China's ruler Xi Jinping has taken on a new title last used by Chairman Mao in a move to further tighten his grip on power, US officials have said.
The president and general secretary of the country's Communist Party has now adopted the role of 'helmsman', an honorific position which denotes ultimate authority.US intelligence officials say the move puts Xi 'firmly in control of every aspect of Chinese society' as he continues to push for dominance on the world stage over Western democracies.
Army Lt. Gen. Scott Berrier said a Chinese Communist Party Central Committee meeting in October had marked a significant shift in Xi's power.
Speaking to the Senate Armed Services Committee last week he said: 'I think Xi is firmly in control of the party, of the military and every aspect of Chinese society.'
'The ensuing communique (in October) likely signaled Xi's singular political position within the party, declaring him the "core navigator and helmsman", an invocation not used since Mao Zedong,' he added.
During his 33-year rule in China, Mao's most famous nickname was 'Great Helmsman'.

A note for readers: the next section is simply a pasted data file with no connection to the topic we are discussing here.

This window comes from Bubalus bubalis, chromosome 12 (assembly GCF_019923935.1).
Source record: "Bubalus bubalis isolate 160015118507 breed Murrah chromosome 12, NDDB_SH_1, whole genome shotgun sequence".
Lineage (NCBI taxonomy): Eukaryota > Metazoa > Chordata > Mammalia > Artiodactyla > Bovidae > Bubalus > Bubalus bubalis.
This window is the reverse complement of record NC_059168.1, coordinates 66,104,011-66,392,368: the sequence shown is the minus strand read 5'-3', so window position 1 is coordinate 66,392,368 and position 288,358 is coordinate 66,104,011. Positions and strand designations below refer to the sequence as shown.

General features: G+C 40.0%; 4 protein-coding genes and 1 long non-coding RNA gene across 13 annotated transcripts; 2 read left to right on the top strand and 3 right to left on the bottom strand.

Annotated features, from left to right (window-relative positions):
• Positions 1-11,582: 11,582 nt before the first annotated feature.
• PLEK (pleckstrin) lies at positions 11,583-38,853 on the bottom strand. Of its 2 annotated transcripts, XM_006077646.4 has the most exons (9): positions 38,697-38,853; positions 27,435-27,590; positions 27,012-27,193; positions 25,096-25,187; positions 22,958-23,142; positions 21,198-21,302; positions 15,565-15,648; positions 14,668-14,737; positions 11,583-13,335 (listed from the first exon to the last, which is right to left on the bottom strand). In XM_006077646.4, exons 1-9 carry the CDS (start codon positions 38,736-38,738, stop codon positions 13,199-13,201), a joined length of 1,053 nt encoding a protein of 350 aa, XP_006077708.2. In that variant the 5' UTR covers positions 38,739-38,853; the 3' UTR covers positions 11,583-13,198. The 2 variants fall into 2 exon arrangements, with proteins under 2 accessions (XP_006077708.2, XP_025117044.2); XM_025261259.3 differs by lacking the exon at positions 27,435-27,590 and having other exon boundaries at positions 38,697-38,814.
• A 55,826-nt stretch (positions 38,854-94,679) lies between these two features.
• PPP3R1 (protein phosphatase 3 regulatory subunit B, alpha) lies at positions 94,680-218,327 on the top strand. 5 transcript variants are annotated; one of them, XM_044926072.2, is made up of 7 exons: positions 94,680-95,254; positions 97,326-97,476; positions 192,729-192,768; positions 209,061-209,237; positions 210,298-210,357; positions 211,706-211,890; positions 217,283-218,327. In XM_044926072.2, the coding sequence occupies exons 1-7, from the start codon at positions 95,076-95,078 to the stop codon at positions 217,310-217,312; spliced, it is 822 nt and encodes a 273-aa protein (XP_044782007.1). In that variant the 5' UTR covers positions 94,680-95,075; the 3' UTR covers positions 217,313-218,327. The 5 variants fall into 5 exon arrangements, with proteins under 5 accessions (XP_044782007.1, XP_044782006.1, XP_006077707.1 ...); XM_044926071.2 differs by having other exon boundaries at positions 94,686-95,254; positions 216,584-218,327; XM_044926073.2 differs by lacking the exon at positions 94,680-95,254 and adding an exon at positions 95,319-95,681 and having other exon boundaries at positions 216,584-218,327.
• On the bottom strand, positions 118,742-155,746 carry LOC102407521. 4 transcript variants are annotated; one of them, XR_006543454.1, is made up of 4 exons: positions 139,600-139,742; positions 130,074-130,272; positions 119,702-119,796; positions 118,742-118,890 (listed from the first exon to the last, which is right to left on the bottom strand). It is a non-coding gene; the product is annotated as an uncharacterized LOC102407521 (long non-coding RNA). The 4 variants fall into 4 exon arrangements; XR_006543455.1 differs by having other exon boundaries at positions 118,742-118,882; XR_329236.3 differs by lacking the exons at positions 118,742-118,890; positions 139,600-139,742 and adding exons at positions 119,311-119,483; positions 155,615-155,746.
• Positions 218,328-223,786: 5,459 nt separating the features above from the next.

While commentators had already casually conferred the title on Xi, the Chinese President's use of the term is seen as part of a plan to consolidate his rule.'Beijing believes that China remains in "a period of important strategic opportunities," Lt. Gen. Berrier added.
It comes amid fears of an all-out war between Australia and China over trade tariffs and calls for an inquiry into the origins of coronavirus made by Prime Minister Scott Morrison.
Major-General Adam Findlay, formerly one of Australia's top military commanders, said that a combat war with the communist nation was likely and we were already engaged in 'grey zone' warfare.
The special force general made the terrifying prediction during a briefing with troops in April 2020, the Sydney Morning Herald reported.
Mr Findlay, who has since stepped down but is an advisor for the Australian Defence Force, reportedly said there was a 'high likelihood' of war.
Relations between the two nations has been strained since Mr Morrison called for an inquiry into the origins of coronavirus last year, and have only been made worse after China imposed punitive trading tariffs which are hitting Australian farmers.
'Who do you reckon the main [regional] threat is?' he reportedly asked the troops, to which they replied 'China'.
Multiple sources say the general then warned that China boasts 26,000 special force brigades, and said Australia must boost its traditional forces as well as cyber and even space.
'We need to make sure we don't lose momentum, get back in the region', he added, fearing that Beijing was capitalising on Australia's 'absence' in the area - with the nations in a 'grey zone'.
Source: Daily Mail, UK